What is PFAS?
Per- and polyfluoroalkyl substances (PFAS) are a class of over 4,000 chemicals. Many of these have been used in fire-fighting foams for extinguishing fuel fires, as water and stain-resistant coatings for furniture, carpeting, footwear, cookware, textiles, paper food packaging and more. Unlike the case for many other organic pollutants, PFAS in soil and water are not degraded by biological or biogeochemical processes.
Scientists and health professionals are concerned about PFAS because the chemicals are widespread in the environment, persist for long periods, and have been linked with human and natural resource health problems.
The main goals of the MSU Center for PFAS Research are to quantify and communicate PFAS risks, and mitigate their impacts on human health, agriculture and natural resources. To accomplish this, researchers aim to:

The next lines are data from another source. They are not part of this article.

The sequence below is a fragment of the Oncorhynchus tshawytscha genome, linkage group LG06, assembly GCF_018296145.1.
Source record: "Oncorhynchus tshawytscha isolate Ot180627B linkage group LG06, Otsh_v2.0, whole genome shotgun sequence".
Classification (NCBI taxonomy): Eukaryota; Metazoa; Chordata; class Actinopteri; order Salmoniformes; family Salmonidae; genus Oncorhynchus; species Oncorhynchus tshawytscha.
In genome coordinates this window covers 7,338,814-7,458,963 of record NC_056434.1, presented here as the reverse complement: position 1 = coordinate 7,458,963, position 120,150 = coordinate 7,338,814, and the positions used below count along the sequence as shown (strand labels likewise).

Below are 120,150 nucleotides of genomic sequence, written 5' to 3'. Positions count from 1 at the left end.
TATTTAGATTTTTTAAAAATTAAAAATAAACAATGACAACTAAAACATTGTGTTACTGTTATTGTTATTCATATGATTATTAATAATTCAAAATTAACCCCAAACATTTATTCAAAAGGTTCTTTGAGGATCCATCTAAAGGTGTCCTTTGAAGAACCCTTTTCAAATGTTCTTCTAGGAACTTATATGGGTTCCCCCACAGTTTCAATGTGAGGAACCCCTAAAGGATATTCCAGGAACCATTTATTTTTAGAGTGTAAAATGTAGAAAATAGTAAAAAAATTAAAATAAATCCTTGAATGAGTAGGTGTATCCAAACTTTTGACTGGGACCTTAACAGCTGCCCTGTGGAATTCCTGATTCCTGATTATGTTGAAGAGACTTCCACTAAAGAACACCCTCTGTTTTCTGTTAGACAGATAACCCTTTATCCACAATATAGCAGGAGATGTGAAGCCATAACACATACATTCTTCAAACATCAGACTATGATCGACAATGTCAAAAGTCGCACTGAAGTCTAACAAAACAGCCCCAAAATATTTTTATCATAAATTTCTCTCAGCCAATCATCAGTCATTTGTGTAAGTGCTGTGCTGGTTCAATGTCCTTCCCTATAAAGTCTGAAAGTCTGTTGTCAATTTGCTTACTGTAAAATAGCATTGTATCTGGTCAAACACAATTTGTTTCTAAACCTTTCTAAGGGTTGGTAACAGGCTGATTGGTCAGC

- Quantify exposure and risk for humans, livestock, crops, fish and wildlife.
- Develop and test remediation strategies and technologies.
- Explore safer PFAS alternatives.
The MSU Center for PFAS Research is positioned as a center of excellence at MSU that will be a go‐to location for PFAS research as it pertains to contamination of agricultural and natural resources in the state of Michigan, the U.S. and the world. Researchers are working with state government and other relevant stakeholders with an interest in PFAS-related issues.
Published on February 12, 2021
Studying the effects of contaminants on fish populations
Published on May 20, 2020
The Center for PFAS Research brings together faculty from across Michigan State University to study the health and environmental issues around PFAS chemicals.
In the News
Published on June 1, 2021 by MSU Innovation Center
Published on February 25, 2021 by MSU Today
Published on July 6, 2020 by Environmental Health News
Published on May 27, 2020 by WKAR
Published on May 26, 2020 by WILX
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Published on August 2, 2021
Dr. Suzanne Witt of Fraunhofer Center Midwest primarily focuses her research on PFAS destruction using electrochemical oxidation.